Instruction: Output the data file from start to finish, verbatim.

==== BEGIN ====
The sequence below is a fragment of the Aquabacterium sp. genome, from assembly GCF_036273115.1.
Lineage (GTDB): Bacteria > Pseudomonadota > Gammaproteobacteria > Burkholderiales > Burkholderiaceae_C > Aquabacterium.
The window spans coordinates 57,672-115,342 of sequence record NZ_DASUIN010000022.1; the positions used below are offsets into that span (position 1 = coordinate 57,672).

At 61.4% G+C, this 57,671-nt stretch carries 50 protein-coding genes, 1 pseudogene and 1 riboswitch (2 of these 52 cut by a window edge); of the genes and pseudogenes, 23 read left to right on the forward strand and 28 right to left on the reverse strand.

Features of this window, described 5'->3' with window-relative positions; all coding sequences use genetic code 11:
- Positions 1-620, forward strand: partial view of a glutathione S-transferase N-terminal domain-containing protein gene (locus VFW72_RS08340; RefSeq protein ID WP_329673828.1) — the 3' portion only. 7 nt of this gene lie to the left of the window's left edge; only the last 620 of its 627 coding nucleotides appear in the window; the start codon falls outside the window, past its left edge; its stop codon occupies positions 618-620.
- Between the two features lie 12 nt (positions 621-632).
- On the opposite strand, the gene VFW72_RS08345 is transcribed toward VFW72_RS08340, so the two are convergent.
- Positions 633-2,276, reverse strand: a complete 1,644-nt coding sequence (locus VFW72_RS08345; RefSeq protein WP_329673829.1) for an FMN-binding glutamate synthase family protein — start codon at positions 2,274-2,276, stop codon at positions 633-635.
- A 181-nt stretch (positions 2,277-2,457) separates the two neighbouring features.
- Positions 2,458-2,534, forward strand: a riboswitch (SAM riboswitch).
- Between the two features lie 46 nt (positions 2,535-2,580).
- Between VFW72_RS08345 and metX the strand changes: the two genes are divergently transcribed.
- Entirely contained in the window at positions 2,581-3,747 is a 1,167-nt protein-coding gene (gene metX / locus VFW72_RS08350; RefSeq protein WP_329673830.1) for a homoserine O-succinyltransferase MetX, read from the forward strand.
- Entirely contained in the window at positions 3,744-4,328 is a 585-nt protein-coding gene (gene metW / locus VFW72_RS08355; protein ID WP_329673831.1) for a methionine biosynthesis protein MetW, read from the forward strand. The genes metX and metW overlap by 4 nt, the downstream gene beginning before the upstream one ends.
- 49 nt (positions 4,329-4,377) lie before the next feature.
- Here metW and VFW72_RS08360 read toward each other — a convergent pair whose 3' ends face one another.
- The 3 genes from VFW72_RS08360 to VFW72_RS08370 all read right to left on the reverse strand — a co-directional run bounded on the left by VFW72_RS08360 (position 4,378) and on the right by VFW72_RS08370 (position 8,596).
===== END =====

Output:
The sequence below is a fragment of the Aquabacterium sp. genome, from assembly GCF_036273115.1.
Lineage (GTDB): Bacteria > Pseudomonadota > Gammaproteobacteria > Burkholderiales > Burkholderiaceae_C > Aquabacterium.
The window spans coordinates 57,672-115,342 of sequence record NZ_DASUIN010000022.1; the positions used below are offsets into that span (position 1 = coordinate 57,672).

At 61.4% G+C, this 57,671-nt stretch carries 50 protein-coding genes, 1 pseudogene and 1 riboswitch (2 of these 52 cut by a window edge); of the genes and pseudogenes, 23 read left to right on the forward strand and 28 right to left on the reverse strand.

Features of this window, described 5'->3' with window-relative positions; all coding sequences use genetic code 11:
- Positions 1-620, forward strand: partial view of a glutathione S-transferase N-terminal domain-containing protein gene (locus VFW72_RS08340; RefSeq protein ID WP_329673828.1) — the 3' portion only. 7 nt of this gene lie to the left of the window's left edge; only the last 620 of its 627 coding nucleotides appear in the window; the start codon falls outside the window, past its left edge; its stop codon occupies positions 618-620.
- Between the two features lie 12 nt (positions 621-632).
- On the opposite strand, the gene VFW72_RS08345 is transcribed toward VFW72_RS08340, so the two are convergent.
- Positions 633-2,276, reverse strand: a complete 1,644-nt coding sequence (locus VFW72_RS08345; RefSeq protein WP_329673829.1) for an FMN-binding glutamate synthase family protein — start codon at positions 2,274-2,276, stop codon at positions 633-635.
- A 181-nt stretch (positions 2,277-2,457) separates the two neighbouring features.
- Positions 2,458-2,534, forward strand: a riboswitch (SAM riboswitch).
- Between the two features lie 46 nt (positions 2,535-2,580).
- Between VFW72_RS08345 and metX the strand changes: the two genes are divergently transcribed.
- Entirely contained in the window at positions 2,581-3,747 is a 1,167-nt protein-coding gene (gene metX / locus VFW72_RS08350; RefSeq protein WP_329673830.1) for a homoserine O-succinyltransferase MetX, read from the forward strand.
- Entirely contained in the window at positions 3,744-4,328 is a 585-nt protein-coding gene (gene metW / locus VFW72_RS08355; protein ID WP_329673831.1) for a methionine biosynthesis protein MetW, read from the forward strand. The genes metX and metW overlap by 4 nt, the downstream gene beginning before the upstream one ends.
- 49 nt (positions 4,329-4,377) lie before the next feature.
- Here metW and VFW72_RS08360 read toward each other — a convergent pair whose 3' ends face one another.
- The 3 genes from VFW72_RS08360 to VFW72_RS08370 all read right to left on the reverse strand — a co-directional run bounded on the left by VFW72_RS08360 (position 4,378) and on the right by VFW72_RS08370 (position 8,596).